One point of confusion, I think, has been the way that many Americans — including we in the media — have talked about the immuno-compromised. They are a more diverse group than casual discussion often imagines.
Most immuno-compromised people are at little additional risk from Covid — even people with serious conditions, such as multiple sclerosis or a history of many cancers. A much smaller group, such as people who have received kidney transplants or are undergoing active chemotherapy, face higher risks.
Covid’s toll, to be clear, has not fallen to zero. The C.D.C.’s main Covid webpage estimates that about 80 people per day have been dying from the virus in recent weeks, which is equal to about 1 percent of overall daily deaths.
The official number is probably an exaggeration because it includes some people who had virus when they died even though it was not the underlying cause of death. Other C.D.C. data suggests that almost one-third of official recent Covid deaths have fallen into this category. A study published in the journal Clinical Infectious Diseases came to similar conclusions.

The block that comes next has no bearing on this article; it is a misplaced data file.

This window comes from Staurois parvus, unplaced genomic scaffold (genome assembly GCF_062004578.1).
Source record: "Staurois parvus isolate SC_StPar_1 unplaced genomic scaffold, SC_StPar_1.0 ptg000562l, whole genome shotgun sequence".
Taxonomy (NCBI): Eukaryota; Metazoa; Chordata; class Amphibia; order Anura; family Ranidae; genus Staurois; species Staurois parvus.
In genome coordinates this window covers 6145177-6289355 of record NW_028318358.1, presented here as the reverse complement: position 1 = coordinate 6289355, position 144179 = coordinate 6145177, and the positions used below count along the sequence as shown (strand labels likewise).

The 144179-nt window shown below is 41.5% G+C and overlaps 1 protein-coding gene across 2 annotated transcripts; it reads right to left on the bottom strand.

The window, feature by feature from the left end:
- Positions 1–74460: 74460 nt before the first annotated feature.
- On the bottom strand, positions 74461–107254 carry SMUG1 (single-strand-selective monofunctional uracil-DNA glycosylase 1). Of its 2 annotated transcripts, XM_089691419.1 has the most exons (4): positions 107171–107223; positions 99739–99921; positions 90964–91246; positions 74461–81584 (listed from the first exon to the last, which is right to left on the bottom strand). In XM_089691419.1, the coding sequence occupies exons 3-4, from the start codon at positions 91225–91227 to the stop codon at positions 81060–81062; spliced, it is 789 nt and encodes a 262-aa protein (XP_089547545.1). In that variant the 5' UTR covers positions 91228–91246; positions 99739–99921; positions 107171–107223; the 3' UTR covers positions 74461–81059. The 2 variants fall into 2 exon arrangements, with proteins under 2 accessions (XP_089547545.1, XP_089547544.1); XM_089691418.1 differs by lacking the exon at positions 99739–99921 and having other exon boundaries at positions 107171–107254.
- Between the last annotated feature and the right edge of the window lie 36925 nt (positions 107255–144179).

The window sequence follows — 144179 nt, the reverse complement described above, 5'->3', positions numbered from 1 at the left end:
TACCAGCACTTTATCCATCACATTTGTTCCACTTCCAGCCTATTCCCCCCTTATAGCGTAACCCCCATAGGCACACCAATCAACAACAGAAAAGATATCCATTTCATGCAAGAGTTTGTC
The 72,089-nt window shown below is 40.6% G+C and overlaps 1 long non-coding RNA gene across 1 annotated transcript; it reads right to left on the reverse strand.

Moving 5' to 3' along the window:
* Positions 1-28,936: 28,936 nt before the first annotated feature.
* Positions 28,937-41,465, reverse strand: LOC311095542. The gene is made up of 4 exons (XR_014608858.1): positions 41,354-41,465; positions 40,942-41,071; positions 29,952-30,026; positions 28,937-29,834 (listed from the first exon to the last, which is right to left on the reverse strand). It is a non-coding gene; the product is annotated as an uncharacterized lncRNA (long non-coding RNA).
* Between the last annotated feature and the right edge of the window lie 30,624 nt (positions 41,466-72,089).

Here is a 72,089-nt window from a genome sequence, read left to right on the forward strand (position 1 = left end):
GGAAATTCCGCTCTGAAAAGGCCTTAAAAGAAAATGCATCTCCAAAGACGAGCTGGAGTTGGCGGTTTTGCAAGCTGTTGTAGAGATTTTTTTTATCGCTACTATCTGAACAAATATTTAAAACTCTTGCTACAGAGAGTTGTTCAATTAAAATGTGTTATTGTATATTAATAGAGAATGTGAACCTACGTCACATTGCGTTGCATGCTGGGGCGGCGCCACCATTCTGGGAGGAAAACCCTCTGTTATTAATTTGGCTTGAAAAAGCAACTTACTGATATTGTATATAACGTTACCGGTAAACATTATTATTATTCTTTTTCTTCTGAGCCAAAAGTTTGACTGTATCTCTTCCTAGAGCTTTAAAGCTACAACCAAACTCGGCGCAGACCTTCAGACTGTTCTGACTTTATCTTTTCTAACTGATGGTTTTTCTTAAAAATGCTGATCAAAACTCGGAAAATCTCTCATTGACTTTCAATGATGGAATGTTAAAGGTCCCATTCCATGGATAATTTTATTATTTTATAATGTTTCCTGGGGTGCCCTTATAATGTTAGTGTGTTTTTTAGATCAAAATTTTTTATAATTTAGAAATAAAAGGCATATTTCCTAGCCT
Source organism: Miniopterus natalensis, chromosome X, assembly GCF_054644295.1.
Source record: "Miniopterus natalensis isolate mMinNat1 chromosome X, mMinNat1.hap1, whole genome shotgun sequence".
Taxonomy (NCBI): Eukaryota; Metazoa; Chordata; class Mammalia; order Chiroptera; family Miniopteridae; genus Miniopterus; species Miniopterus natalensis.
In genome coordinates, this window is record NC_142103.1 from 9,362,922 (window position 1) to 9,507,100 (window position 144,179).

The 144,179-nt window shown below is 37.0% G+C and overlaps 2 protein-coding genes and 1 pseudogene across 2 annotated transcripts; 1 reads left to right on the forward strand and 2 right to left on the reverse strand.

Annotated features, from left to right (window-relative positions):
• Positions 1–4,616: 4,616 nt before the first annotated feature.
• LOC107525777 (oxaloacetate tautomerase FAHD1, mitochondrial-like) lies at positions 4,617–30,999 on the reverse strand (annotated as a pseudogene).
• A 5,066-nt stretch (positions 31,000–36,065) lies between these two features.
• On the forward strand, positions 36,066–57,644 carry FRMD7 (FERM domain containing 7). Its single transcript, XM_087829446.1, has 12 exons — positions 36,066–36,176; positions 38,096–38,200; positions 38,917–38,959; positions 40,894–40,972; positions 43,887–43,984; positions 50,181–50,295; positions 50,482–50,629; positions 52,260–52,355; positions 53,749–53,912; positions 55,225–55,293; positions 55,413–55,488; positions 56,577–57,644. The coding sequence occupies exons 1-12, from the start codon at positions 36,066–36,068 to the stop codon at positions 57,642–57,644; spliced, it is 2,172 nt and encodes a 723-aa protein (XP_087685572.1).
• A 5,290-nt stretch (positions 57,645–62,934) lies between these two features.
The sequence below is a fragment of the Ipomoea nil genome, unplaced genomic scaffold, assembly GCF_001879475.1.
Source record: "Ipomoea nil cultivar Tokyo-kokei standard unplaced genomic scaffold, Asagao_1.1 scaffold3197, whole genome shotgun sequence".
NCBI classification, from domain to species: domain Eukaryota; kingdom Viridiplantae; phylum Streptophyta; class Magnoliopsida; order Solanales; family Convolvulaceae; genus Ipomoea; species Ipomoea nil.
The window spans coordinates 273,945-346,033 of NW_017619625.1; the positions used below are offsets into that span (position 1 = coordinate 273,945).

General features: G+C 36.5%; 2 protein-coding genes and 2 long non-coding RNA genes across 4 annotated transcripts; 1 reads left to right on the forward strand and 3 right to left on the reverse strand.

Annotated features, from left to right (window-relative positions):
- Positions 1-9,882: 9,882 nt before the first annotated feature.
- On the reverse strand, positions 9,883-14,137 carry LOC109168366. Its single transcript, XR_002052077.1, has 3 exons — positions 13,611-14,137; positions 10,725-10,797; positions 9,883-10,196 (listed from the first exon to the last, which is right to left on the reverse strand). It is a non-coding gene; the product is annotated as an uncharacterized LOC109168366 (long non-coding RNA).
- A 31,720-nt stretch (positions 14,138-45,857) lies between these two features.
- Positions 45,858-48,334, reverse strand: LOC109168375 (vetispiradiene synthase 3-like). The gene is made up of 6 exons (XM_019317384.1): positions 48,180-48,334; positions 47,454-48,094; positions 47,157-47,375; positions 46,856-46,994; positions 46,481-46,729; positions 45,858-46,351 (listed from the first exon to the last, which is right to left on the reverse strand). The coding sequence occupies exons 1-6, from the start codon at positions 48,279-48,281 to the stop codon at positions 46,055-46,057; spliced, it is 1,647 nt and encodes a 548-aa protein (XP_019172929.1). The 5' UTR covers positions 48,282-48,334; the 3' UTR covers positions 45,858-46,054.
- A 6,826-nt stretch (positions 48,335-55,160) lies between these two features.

Dr. Shira Doron, the chief infection control officer at Tufts Medicine in Massachusetts, told me that “age is clearly the most substantial risk factor.” Covid’s victims are both older and disproportionately unvaccinated. Given the politics of vaccination, the recent victims are also disproportionately
Republican and white.
Each of these deaths is a tragedy. The deaths that were preventable — because somebody had not received available vaccines and treatments — seem particularly tragic. (Here’s a Times guide to help you think about when to get your next booster shot.)
From the great Maureen Dowd:
As I write this, I’m in a deserted newsroom in The Times’s D.C. office. After working at home for two years during Covid, I was elated to get back, so I could wander around and pick up the latest scoop.
But in the last year, there has been only a smattering of people whenever I’m here, with row upon row of empty desks. Sometimes a larger group gets lured in for a meeting with a platter of bagels."
--- Dowd writes about the lost world of journalists clustered in newsrooms at all hours, smoking, drinking, gossipping, making phone calls, typing, editing.
"Putting out the paper," we called it.
Much more than nostalgia.